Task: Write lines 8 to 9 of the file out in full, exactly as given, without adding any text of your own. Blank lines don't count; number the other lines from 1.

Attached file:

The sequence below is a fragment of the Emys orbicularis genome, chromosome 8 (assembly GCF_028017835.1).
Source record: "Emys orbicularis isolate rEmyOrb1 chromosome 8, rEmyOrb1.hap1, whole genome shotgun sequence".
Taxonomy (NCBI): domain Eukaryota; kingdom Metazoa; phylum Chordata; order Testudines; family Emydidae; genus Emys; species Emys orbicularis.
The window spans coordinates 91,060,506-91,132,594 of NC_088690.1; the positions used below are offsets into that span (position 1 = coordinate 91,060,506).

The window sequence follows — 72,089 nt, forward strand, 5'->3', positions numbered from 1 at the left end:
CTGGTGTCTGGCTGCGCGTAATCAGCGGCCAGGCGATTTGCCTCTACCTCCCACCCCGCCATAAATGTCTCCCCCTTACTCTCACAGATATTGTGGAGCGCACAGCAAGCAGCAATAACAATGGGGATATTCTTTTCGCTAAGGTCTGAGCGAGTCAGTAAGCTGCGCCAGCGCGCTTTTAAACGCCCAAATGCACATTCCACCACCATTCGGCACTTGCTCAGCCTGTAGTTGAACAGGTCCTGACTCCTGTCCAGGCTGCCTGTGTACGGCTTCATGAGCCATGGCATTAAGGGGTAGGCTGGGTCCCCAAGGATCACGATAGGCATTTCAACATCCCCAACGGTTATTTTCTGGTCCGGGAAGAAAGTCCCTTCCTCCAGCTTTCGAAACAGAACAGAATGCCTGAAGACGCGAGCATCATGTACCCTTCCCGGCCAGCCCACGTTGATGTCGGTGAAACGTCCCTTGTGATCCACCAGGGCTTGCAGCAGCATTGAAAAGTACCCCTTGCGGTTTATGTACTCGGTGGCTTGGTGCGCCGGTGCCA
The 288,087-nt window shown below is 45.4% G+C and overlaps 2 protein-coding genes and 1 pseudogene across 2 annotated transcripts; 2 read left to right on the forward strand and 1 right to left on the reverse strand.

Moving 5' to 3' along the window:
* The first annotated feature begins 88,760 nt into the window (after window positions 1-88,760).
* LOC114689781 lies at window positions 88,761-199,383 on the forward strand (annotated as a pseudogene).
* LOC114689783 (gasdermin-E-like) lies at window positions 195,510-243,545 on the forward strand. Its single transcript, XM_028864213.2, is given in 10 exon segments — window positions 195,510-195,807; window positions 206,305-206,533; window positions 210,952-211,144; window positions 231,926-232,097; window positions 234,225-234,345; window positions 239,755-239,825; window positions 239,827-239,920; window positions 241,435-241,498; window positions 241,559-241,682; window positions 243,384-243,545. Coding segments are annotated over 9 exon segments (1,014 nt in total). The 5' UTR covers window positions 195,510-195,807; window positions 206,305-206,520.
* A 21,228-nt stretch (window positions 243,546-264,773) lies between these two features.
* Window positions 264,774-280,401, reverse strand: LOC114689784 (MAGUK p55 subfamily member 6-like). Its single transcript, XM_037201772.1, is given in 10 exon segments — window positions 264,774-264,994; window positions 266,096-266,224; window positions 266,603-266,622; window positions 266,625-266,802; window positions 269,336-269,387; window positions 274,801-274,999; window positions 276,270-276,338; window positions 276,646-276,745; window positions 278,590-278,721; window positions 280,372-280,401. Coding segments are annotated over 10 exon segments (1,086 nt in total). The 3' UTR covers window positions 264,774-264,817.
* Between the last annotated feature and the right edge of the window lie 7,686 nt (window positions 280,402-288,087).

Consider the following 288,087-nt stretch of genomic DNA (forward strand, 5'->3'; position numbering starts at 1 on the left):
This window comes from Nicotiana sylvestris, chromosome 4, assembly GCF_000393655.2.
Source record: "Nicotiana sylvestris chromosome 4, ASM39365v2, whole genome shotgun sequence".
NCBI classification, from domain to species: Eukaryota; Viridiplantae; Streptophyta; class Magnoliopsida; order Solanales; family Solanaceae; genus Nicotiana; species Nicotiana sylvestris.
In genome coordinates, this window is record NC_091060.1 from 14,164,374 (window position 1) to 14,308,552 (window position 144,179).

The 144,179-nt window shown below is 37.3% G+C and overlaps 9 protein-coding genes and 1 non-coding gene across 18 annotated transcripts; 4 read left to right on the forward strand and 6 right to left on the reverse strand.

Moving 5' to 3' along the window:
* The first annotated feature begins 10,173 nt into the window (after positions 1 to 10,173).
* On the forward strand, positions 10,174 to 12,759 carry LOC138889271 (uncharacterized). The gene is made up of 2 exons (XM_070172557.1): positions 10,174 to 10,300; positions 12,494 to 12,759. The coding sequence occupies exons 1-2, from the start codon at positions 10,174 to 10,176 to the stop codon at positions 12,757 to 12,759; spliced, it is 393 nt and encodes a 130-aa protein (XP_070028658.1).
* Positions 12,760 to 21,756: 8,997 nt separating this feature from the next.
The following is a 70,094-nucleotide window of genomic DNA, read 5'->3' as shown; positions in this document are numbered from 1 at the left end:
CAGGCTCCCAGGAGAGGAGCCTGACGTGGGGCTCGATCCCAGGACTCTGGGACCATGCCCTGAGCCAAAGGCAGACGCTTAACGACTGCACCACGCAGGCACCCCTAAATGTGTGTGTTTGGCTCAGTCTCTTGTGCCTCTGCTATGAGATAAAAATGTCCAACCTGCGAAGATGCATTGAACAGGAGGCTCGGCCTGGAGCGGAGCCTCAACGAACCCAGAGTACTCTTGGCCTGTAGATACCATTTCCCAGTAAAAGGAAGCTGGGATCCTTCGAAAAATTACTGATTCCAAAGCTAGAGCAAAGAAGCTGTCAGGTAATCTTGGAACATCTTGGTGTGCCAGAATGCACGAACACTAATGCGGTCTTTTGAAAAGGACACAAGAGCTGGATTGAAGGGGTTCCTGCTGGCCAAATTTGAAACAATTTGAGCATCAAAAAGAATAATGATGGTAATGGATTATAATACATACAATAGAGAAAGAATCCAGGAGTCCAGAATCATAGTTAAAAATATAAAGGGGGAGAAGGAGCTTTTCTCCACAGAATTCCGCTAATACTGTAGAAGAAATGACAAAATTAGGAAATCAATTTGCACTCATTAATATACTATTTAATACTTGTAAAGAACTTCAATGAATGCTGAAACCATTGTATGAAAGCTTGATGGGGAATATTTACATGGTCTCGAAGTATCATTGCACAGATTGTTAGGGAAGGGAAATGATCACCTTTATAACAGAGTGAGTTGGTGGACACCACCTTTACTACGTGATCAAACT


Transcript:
Moving 5' to 3' along the window:
* The first annotated feature begins 88,760 nt into the window (after window positions 1-88,760).